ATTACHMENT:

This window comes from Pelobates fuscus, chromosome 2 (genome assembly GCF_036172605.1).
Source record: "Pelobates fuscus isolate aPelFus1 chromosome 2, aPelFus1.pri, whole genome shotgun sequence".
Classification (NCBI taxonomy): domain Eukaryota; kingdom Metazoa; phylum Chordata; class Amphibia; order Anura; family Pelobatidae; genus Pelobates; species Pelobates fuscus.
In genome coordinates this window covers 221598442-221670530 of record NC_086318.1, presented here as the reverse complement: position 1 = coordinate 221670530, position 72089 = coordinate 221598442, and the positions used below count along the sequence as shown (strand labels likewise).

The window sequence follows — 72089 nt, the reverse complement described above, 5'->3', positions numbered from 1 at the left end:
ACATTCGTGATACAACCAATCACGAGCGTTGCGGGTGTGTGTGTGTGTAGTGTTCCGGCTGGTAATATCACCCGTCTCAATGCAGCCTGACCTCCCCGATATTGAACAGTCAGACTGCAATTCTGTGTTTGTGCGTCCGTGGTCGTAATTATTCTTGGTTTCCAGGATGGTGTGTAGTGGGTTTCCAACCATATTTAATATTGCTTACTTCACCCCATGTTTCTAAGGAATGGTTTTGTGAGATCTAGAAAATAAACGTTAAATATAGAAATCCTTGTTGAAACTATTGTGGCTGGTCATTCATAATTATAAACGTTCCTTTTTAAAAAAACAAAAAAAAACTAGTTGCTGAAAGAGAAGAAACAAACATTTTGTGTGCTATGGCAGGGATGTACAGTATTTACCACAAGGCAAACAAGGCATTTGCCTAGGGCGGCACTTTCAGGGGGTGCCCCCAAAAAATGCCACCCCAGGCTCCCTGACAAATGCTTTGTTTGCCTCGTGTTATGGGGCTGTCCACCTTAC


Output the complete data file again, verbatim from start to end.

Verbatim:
This window comes from Pelobates fuscus, chromosome 2 (genome assembly GCF_036172605.1).
Source record: "Pelobates fuscus isolate aPelFus1 chromosome 2, aPelFus1.pri, whole genome shotgun sequence".
Classification (NCBI taxonomy): domain Eukaryota; kingdom Metazoa; phylum Chordata; class Amphibia; order Anura; family Pelobatidae; genus Pelobates; species Pelobates fuscus.
In genome coordinates this window covers 221598442-221670530 of record NC_086318.1, presented here as the reverse complement: position 1 = coordinate 221670530, position 72089 = coordinate 221598442, and the positions used below count along the sequence as shown (strand labels likewise).

The window sequence follows — 72089 nt, the reverse complement described above, 5'->3', positions numbered from 1 at the left end:
ACATTCGTGATACAACCAATCACGAGCGTTGCGGGTGTGTGTGTGTGTAGTGTTCCGGCTGGTAATATCACCCGTCTCAATGCAGCCTGACCTCCCCGATATTGAACAGTCAGACTGCAATTCTGTGTTTGTGCGTCCGTGGTCGTAATTATTCTTGGTTTCCAGGATGGTGTGTAGTGGGTTTCCAACCATATTTAATATTGCTTACTTCACCCCATGTTTCTAAGGAATGGTTTTGTGAGATCTAGAAAATAAACGTTAAATATAGAAATCCTTGTTGAAACTATTGTGGCTGGTCATTCATAATTATAAACGTTCCTTTTTAAAAAAACAAAAAAAAACTAGTTGCTGAAAGAGAAGAAACAAACATTTTGTGTGCTATGGCAGGGATGTACAGTATTTACCACAAGGCAAACAAGGCATTTGCCTAGGGCGGCACTTTCAGGGGGTGCCCCCAAAAAATGCCACCCCAGGCTCCCTGACAAATGCTTTGTTTGCCTCGTGTTATGGGGCTGTCCACCTTAC